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Australia Remembers 3 PB

Len Waters Boundless and Born to Fly

(3 customer reviews)
Authors: Catherine Bauer
01/Sep/2021
RAAF, History
60
Hardback
230mm x 260mm
9781922488602
$14.99

Len Waters may have been born behind the gates of an Aboriginal reserve, but his big imagination and even bigger dreams took him soaring well beyond the reach of those who tried to confine him.

Kamilaroi man Len Waters dreamed of taking to the skies. It was an unlikely dream at the time, but during WWII he beat the odds to become Australia’s first known Aboriginal fighter pilot.

Rules and restrictions controlled much of Len’s early life. Born in the 1920s, Len had a basic education and life was lacking in luxury. But Len had a sharp mind. He had a boundless work ethic. Len also had big dreams and a family who supported them. Australia Remembers 3: Len Waters – Boundless and Born to Fly takes readers on Len Waters’ soaring journey from making his home-made model aeroplanes at his kitchen table, to flying RAAF fighter jets in the south west Pacific in World War II.

Len was a history maker, a young man who didn’t let society’s prejudice, his culture or skin colour stand in his way. But when WWII was over, Len sadly discovered that his service and courage did not result in equality. Len once said that, out of his RAAF uniform, he simply ‘returned to being a black fellow’.

Today, decades later, Len’s determination and achievements are recognised and honoured across Australia.

Catherine Bauer

Catherine Bauer

Catherine Bauer is a journalist and writer from South Australia. She has worked as a news and political journalist and features writer, a government media adviser and currently works with the State Theatre Company South Australia. Her love of writing started as an eight-year-old where she wrote and illustrated her own book. She has now […]

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3 reviews for Australia Remembers 3 PB

  1. Len was a history maker, a young man who didn’t let society’s prejudice, his culture or skin colour stand in his way. But when WWII was over, Len sadly discovered that his service and courage did not result in equality. Len once said that, out of his RAAF uniform, he simply ‘returned to being a black fellow’.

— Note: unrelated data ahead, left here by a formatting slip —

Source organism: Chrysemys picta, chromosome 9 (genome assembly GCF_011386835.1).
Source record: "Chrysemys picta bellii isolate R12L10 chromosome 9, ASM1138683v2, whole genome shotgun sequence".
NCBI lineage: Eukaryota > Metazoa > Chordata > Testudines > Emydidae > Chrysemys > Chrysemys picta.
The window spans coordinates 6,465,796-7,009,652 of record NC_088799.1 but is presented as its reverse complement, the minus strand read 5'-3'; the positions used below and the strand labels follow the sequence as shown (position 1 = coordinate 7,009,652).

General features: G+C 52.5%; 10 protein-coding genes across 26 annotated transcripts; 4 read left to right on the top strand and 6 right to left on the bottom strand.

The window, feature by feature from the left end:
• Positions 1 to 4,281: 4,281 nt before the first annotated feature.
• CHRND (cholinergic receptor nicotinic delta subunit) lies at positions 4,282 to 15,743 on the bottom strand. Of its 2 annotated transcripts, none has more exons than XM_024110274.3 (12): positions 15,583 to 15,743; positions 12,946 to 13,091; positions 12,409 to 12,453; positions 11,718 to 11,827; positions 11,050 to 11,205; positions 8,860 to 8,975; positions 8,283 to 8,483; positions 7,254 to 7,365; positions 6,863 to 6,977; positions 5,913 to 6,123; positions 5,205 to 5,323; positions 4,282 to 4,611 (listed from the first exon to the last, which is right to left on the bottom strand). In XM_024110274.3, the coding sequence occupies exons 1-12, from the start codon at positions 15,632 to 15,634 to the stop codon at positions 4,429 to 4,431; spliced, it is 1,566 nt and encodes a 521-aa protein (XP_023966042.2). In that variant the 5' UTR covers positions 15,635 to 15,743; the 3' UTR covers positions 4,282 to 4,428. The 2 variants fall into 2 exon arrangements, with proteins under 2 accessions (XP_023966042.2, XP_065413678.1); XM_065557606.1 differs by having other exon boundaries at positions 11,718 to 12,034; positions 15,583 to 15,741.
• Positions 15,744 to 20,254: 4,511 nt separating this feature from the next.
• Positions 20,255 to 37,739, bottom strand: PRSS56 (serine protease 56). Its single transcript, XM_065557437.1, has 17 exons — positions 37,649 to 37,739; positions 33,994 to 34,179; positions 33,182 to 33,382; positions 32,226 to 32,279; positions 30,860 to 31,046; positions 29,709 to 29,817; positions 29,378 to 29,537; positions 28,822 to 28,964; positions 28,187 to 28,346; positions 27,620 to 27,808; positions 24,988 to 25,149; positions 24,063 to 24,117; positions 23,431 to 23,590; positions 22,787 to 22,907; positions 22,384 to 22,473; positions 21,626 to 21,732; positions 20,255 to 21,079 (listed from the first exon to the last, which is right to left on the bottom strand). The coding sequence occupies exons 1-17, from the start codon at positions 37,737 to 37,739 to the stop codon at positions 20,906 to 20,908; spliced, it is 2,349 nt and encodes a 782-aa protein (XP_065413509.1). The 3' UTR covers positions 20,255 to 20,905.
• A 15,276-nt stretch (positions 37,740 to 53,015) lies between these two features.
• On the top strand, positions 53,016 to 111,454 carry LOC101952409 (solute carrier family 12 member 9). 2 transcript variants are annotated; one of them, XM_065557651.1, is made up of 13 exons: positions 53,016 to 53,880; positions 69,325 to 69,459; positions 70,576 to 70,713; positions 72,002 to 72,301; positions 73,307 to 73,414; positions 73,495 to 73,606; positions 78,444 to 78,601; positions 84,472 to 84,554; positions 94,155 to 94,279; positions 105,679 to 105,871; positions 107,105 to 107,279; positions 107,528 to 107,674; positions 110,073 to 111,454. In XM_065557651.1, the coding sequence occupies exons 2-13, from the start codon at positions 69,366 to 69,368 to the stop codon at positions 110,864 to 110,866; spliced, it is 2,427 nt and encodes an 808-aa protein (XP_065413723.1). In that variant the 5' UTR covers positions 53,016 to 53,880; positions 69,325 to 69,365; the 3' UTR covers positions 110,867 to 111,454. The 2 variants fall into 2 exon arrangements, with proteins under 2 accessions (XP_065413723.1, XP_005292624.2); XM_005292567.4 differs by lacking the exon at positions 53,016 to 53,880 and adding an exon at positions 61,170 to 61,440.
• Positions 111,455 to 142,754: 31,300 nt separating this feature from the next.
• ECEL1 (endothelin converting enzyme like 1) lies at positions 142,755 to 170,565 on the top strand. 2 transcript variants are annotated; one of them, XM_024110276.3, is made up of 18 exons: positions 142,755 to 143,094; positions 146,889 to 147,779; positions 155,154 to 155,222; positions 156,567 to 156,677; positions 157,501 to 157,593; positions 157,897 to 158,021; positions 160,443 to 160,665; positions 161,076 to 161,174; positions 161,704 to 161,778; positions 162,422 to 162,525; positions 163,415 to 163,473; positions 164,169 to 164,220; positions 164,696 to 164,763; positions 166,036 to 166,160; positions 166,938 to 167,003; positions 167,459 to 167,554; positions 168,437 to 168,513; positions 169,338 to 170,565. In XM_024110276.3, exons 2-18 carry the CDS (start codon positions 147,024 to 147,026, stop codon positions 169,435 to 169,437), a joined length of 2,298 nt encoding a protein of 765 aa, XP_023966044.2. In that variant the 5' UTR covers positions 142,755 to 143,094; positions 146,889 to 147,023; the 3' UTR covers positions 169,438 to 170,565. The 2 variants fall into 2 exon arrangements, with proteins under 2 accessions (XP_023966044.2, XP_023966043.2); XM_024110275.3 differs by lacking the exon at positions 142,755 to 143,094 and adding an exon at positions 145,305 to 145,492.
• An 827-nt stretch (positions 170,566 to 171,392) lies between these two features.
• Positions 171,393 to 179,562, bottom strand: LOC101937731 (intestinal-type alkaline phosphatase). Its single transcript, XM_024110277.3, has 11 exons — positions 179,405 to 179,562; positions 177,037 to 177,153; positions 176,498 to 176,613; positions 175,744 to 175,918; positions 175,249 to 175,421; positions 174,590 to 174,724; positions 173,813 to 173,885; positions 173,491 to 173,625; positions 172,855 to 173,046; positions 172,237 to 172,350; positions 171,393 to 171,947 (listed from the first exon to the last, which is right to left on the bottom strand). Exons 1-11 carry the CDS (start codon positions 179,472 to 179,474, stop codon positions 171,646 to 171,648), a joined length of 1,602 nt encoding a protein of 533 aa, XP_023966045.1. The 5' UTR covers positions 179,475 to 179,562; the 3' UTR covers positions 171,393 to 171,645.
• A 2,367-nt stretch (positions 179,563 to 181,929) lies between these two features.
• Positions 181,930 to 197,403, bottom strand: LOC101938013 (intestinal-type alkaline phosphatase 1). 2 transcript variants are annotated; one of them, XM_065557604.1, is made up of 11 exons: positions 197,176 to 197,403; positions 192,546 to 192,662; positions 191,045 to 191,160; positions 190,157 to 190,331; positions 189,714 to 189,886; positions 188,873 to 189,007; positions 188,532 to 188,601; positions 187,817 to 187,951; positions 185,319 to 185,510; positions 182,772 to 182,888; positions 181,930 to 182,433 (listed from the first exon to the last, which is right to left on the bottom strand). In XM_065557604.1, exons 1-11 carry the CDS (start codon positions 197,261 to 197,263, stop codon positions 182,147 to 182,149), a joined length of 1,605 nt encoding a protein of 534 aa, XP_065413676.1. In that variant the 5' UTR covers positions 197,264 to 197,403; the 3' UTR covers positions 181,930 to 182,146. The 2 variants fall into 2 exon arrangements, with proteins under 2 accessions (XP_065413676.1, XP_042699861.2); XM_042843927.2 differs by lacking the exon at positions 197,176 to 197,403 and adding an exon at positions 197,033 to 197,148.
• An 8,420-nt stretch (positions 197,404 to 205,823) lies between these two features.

Today, decades later, Len’s determination and achievements are recognised and honoured across Australia, his story now told in the third in this remarkable series that makes Australia’s military history accessible to younger readers. with its age-appropriate text, many coloured photos, and appealing layout. But more than that, it is one of a growing number of titles, which includes Dreaming Soldiers by the same author , that are at last, acknowledging the contribution made by our First Nations peoples and perhaps inspiring those of the current generation to also dream big.

    This series which includes Australia Remembers : ANZAC Day, Remembrance Day and War Memorials and Australia Remembers 2: Customs and Traditions of the Australian Defence Force is a valuable addition to any library’s collection so that our students can learn about the significant events and people of the past that continue to shape us. Len Waters died in 1993, but books like this and The Missing Man are finally bringing his service to prominence and making him so much more than “a black fellow.” I wonder what he would make of that.

  2. This is a magnificent story of a man who lived generously, and without rancour or grudge, for a nation that used his talents, risked his life, and gave him no recognition. More lately, there are monuments, and there is even a Len Waters Building at the RAAF base in Williamstown, opened in 2020. It has taken too long.

    Catherine Bauer has produced a book that gives full respect to Len Waters as an indigenous man, an Australian warrior, and a pioneering engineer-pilot. More than this, her story offers the wider context of the European War and the Pacific War, with information and statistics that will answer the questions of the most curious student, and open even more questions for groups and classes to discuss, research, and build imaginative engagement with the issues raised.

  3. Every school library needs this book.
    The water-color style illustrations by Nancy Bevington are dynamic and carefully accurate, while the many historical and archival photos and maps give the book immediacy and authenticity. The most beautiful and touching aspect of the book is the tone of the text, which makes clear the injustices perpetrated upon Len Waters, but at the same time conveys the always positive attitude he maintained for the good of himself, his people, and his chosen nation. This book is an excellent corrective to the usual stories of Australia’s war effort. Every school library needs this book.

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